But voters of the farmland saw things differently. In the 1892 election, the Populist presidential candidate, James B. Weaver, won over a million votes. Several Congressmen, three governors, and hundreds of lower level officials in the Populist Party were also elected.
In Kansas, the Populists elected the governor, Lorenzo D. Lewelling, and the majority of the state senators.
They also claimed to have the majority in the House. But the victory wasn’t definitive. Several districts were contested. The Republicans claimed the majority was theirs. The Populists responded by charging the Republicans with election fraud. Neither would yield control of the House.
When the legislature reconvened on January 10, 1893, both parties named their officers and began conducting business. They held separate sessions in the same hall but at different times.
The matter dragged on into the next month. Then, on February 14, the Republicans took action. They subpoenaed a Populist official to testify before the Republican House about the past election. The official refused to honor the subpoena. The Republicans had him arrested. They also arrested the chief clerk of the Populist representatives.
Angered by this move, the Populists stormed the House, rescued their clerk, ejected the Republicans, and locked themselves inside the hall.
The next morning, the Republicans returned in force. They broke down the door with a sledge hammer and drove out the Populists.
An account of these events appeared in the Post’s sister publication, The Cultivator and Country Gentleman on February 23, 1893.
Governor Lewelling called out the militia and ordered its commanding officer to eject the Republicans. But the commander, a Col. Hughes, a staunch Republican, refused the order.
The next day, Sheriff Wilkinson and hundreds of armed deputies entered the capitol to support the Republicans.
Hoping to avoid bloodshed, the governor signed an agreement with the Republicans. They could continue their business in the Hall. The Populists would meet elsewhere in the city.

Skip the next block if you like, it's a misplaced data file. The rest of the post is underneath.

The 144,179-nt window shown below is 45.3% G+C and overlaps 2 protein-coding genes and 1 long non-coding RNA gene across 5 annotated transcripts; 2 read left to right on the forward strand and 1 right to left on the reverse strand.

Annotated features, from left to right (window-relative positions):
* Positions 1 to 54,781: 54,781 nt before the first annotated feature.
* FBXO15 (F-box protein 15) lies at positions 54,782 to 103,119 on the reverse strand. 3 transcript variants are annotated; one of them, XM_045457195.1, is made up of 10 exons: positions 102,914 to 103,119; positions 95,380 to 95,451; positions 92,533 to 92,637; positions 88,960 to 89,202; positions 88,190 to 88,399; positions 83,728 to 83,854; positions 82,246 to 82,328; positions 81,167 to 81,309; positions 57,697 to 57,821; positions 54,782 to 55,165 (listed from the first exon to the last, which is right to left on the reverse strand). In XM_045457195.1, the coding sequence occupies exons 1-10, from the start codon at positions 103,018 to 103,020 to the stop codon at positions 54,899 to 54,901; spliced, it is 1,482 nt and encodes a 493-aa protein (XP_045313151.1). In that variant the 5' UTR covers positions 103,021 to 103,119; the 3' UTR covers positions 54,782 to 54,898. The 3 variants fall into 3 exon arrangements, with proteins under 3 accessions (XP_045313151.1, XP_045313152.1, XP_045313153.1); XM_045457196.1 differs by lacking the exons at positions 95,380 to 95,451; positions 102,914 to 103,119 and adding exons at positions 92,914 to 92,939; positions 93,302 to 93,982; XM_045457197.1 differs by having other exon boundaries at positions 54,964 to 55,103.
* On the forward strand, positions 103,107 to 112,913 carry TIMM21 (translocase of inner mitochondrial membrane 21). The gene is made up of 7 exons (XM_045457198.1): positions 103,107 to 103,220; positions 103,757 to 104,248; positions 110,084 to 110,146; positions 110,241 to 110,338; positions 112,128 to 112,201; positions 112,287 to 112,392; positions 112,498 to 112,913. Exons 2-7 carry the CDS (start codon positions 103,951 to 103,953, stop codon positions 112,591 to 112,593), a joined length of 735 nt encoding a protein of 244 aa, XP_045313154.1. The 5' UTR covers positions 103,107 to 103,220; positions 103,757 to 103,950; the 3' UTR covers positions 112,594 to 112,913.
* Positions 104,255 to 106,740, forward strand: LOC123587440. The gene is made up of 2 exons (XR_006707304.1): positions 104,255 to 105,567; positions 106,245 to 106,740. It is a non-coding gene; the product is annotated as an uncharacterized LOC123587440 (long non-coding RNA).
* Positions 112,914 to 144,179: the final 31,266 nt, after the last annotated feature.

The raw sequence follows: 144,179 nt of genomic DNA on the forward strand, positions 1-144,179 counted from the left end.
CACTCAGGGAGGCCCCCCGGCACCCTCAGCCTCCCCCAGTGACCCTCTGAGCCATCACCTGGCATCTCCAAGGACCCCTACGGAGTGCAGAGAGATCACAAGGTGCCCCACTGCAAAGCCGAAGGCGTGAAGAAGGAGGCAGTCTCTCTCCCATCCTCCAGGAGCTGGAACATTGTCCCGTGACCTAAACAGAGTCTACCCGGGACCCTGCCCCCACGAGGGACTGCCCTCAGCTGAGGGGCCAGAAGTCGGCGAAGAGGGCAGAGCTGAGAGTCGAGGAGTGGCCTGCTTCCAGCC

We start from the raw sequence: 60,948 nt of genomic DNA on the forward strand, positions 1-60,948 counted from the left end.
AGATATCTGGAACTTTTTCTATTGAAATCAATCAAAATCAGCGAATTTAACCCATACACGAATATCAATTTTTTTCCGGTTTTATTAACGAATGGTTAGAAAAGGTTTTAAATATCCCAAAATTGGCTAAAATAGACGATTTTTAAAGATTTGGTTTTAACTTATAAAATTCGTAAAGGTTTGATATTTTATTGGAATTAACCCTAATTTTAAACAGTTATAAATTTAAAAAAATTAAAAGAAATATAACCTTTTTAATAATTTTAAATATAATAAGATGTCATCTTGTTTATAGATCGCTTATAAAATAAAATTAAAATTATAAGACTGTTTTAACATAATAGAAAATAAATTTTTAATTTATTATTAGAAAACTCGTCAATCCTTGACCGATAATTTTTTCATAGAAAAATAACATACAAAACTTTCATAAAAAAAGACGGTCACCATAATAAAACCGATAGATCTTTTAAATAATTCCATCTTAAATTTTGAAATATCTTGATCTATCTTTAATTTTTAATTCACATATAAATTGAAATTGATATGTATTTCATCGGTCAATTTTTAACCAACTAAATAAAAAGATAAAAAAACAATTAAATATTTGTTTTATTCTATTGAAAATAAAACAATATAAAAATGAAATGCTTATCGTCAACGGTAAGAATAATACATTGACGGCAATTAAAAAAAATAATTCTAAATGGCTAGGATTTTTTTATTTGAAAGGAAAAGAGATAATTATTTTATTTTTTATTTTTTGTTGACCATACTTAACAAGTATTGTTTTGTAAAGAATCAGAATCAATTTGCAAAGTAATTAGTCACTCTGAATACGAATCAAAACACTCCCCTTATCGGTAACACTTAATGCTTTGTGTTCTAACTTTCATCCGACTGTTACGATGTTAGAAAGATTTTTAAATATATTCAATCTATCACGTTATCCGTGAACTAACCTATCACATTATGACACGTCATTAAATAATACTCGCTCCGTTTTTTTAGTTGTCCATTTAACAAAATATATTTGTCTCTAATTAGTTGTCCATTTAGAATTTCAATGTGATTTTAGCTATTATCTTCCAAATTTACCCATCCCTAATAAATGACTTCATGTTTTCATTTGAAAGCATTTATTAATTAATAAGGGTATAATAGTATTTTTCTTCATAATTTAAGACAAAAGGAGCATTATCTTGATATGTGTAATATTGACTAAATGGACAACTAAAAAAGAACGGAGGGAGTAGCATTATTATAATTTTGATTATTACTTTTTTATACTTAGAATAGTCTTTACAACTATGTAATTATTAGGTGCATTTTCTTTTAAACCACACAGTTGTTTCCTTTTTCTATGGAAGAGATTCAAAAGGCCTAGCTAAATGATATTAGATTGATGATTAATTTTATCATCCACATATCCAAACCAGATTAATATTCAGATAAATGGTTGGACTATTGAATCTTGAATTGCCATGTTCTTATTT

Both parties continued to act as the state’s House of Representatives for the next eight days. Then the Kansas Supreme Court decided the Republicans had won the House in a 2 to 1 decision. The Populist momentum began a long decline. The Populists won several elections, but by 1908 it had faded into history.
Despite its failures, the party made a lasting impression on American society. They had introduced ideas like the eight-hour workday, a graduated income tax, and the use of secret ballots, free rural mail delivery, a primary election law, women’s suffrage, regulation of railroads, supervision of stock and bond transactions, and direct election of U.S. senators. All had been championed by the Populists.
In time, William Allen White felt a little ashamed of his “What’s the Matter with Kansas” article. It had been too easy to attack the Populists who lacked the education, connections, or money to improve their undeniably harsh lives.
In an August 1, 1914, Post article, writer Samuel G. Blythe offered a new appreciation of the Populists:
The mildest thing said about the Populists was that they were crazy; but they were the first to introduce as issues into the politics of this country the initiative, the referendum, the recall, the control of railroads, the regulation of freight rates… They were not crazy, except incidentally. They were prophetic. They saw ahead. They did not know how to get what they wanted and did not get it, but they had a pretty clear idea of what was needed and what was coming.